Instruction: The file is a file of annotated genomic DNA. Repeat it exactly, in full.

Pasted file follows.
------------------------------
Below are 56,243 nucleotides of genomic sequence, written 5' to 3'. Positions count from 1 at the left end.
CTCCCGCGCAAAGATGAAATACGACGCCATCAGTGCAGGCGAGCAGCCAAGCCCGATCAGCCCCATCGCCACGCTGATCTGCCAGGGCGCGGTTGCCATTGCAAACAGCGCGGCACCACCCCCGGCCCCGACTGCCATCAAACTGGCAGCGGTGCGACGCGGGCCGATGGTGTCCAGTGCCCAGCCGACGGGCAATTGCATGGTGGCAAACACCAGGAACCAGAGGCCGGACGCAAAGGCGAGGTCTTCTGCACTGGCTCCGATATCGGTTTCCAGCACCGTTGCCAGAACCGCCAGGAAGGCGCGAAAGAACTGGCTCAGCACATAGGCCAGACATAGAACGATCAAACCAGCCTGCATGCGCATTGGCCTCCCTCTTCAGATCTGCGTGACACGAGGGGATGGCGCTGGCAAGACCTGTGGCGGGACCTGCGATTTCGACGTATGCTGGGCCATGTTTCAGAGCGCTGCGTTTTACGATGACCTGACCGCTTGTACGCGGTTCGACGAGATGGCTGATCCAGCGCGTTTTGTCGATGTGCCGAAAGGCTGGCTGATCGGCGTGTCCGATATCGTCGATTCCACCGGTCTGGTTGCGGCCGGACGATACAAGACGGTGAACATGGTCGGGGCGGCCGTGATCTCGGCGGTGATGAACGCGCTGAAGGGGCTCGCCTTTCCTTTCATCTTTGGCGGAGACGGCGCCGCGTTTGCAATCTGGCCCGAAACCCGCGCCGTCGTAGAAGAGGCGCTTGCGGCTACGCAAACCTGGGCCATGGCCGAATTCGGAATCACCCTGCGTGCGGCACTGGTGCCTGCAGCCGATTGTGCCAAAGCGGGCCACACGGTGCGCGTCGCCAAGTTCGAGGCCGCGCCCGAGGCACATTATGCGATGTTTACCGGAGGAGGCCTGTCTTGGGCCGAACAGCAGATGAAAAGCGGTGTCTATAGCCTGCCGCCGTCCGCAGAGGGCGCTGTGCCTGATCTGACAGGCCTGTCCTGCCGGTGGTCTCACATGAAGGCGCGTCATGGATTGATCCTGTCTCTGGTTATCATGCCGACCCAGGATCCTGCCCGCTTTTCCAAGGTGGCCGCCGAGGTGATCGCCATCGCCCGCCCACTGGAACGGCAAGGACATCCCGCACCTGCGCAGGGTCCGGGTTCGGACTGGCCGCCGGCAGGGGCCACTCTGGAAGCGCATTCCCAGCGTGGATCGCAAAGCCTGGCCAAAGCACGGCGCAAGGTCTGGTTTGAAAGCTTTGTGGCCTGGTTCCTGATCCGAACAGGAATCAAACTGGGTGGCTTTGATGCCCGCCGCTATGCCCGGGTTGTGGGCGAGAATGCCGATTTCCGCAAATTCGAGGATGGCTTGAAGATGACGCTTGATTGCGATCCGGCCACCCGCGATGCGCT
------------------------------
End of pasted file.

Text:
Below are 56,243 nucleotides of genomic sequence, written 5' to 3'. Positions count from 1 at the left end.
CTCCCGCGCAAAGATGAAATACGACGCCATCAGTGCAGGCGAGCAGCCAAGCCCGATCAGCCCCATCGCCACGCTGATCTGCCAGGGCGCGGTTGCCATTGCAAACAGCGCGGCACCACCCCCGGCCCCGACTGCCATCAAACTGGCAGCGGTGCGACGCGGGCCGATGGTGTCCAGTGCCCAGCCGACGGGCAATTGCATGGTGGCAAACACCAGGAACCAGAGGCCGGACGCAAAGGCGAGGTCTTCTGCACTGGCTCCGATATCGGTTTCCAGCACCGTTGCCAGAACCGCCAGGAAGGCGCGAAAGAACTGGCTCAGCACATAGGCCAGACATAGAACGATCAAACCAGCCTGCATGCGCATTGGCCTCCCTCTTCAGATCTGCGTGACACGAGGGGATGGCGCTGGCAAGACCTGTGGCGGGACCTGCGATTTCGACGTATGCTGGGCCATGTTTCAGAGCGCTGCGTTTTACGATGACCTGACCGCTTGTACGCGGTTCGACGAGATGGCTGATCCAGCGCGTTTTGTCGATGTGCCGAAAGGCTGGCTGATCGGCGTGTCCGATATCGTCGATTCCACCGGTCTGGTTGCGGCCGGACGATACAAGACGGTGAACATGGTCGGGGCGGCCGTGATCTCGGCGGTGATGAACGCGCTGAAGGGGCTCGCCTTTCCTTTCATCTTTGGCGGAGACGGCGCCGCGTTTGCAATCTGGCCCGAAACCCGCGCCGTCGTAGAAGAGGCGCTTGCGGCTACGCAAACCTGGGCCATGGCCGAATTCGGAATCACCCTGCGTGCGGCACTGGTGCCTGCAGCCGATTGTGCCAAAGCGGGCCACACGGTGCGCGTCGCCAAGTTCGAGGCCGCGCCCGAGGCACATTATGCGATGTTTACCGGAGGAGGCCTGTCTTGGGCCGAACAGCAGATGAAAAGCGGTGTCTATAGCCTGCCGCCGTCCGCAGAGGGCGCTGTGCCTGATCTGACAGGCCTGTCCTGCCGGTGGTCTCACATGAAGGCGCGTCATGGATTGATCCTGTCTCTGGTTATCATGCCGACCCAGGATCCTGCCCGCTTTTCCAAGGTGGCCGCCGAGGTGATCGCCATCGCCCGCCCACTGGAACGGCAAGGACATCCCGCACCTGCGCAGGGTCCGGGTTCGGACTGGCCGCCGGCAGGGGCCACTCTGGAAGCGCATTCCCAGCGTGGATCGCAAAGCCTGGCCAAAGCACGGCGCAAGGTCTGGTTTGAAAGCTTTGTGGCCTGGTTCCTGATCCGAACAGGAATCAAACTGGGTGGCTTTGATGCCCGCCGCTATGCCCGGGTTGTGGGCGAGAATGCCGATTTCCGCAAATTCGAGGATGGCTTGAAGATGACGCTTGATTGCGATCCGGCCACCCGCGATGCGCT